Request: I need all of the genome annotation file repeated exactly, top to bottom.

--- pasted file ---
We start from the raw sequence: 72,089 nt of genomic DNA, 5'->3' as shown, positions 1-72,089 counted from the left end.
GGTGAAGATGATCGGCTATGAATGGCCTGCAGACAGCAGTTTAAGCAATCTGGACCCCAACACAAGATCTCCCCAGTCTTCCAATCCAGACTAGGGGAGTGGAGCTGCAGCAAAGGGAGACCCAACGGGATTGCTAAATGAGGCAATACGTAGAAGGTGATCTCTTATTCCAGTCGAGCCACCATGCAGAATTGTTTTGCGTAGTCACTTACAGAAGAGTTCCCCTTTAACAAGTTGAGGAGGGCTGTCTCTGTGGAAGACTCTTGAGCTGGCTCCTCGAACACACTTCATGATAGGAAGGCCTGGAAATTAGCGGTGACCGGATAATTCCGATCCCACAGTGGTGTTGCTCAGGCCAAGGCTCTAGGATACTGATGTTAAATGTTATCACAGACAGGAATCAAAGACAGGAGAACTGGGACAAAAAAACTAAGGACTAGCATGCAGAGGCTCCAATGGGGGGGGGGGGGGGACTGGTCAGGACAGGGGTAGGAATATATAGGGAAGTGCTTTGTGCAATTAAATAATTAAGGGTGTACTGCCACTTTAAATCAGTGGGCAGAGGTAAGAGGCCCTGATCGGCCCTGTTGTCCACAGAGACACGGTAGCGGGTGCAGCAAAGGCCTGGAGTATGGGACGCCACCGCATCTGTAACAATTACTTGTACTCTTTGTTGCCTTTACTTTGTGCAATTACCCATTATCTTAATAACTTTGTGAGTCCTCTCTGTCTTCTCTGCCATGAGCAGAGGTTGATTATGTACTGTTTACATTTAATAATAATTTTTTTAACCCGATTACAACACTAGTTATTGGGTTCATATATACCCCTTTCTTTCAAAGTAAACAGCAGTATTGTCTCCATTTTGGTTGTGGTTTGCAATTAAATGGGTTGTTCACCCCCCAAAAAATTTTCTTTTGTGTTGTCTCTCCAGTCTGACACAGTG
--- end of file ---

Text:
We start from the raw sequence: 72,089 nt of genomic DNA, 5'->3' as shown, positions 1-72,089 counted from the left end.
GGTGAAGATGATCGGCTATGAATGGCCTGCAGACAGCAGTTTAAGCAATCTGGACCCCAACACAAGATCTCCCCAGTCTTCCAATCCAGACTAGGGGAGTGGAGCTGCAGCAAAGGGAGACCCAACGGGATTGCTAAATGAGGCAATACGTAGAAGGTGATCTCTTATTCCAGTCGAGCCACCATGCAGAATTGTTTTGCGTAGTCACTTACAGAAGAGTTCCCCTTTAACAAGTTGAGGAGGGCTGTCTCTGTGGAAGACTCTTGAGCTGGCTCCTCGAACACACTTCATGATAGGAAGGCCTGGAAATTAGCGGTGACCGGATAATTCCGATCCCACAGTGGTGTTGCTCAGGCCAAGGCTCTAGGATACTGATGTTAAATGTTATCACAGACAGGAATCAAAGACAGGAGAACTGGGACAAAAAAACTAAGGACTAGCATGCAGAGGCTCCAATGGGGGGGGGGGGGGGACTGGTCAGGACAGGGGTAGGAATATATAGGGAAGTGCTTTGTGCAATTAAATAATTAAGGGTGTACTGCCACTTTAAATCAGTGGGCAGAGGTAAGAGGCCCTGATCGGCCCTGTTGTCCACAGAGACACGGTAGCGGGTGCAGCAAAGGCCTGGAGTATGGGACGCCACCGCATCTGTAACAATTACTTGTACTCTTTGTTGCCTTTACTTTGTGCAATTACCCATTATCTTAATAACTTTGTGAGTCCTCTCTGTCTTCTCTGCCATGAGCAGAGGTTGATTATGTACTGTTTACATTTAATAATAATTTTTTTAACCCGATTACAACACTAGTTATTGGGTTCATATATACCCCTTTCTTTCAAAGTAAACAGCAGTATTGTCTCCATTTTGGTTGTGGTTTGCAATTAAATGGGTTGTTCACCCCCCAAAAAATTTTCTTTTGTGTTGTCTCTCCAGTCTGACACAGTG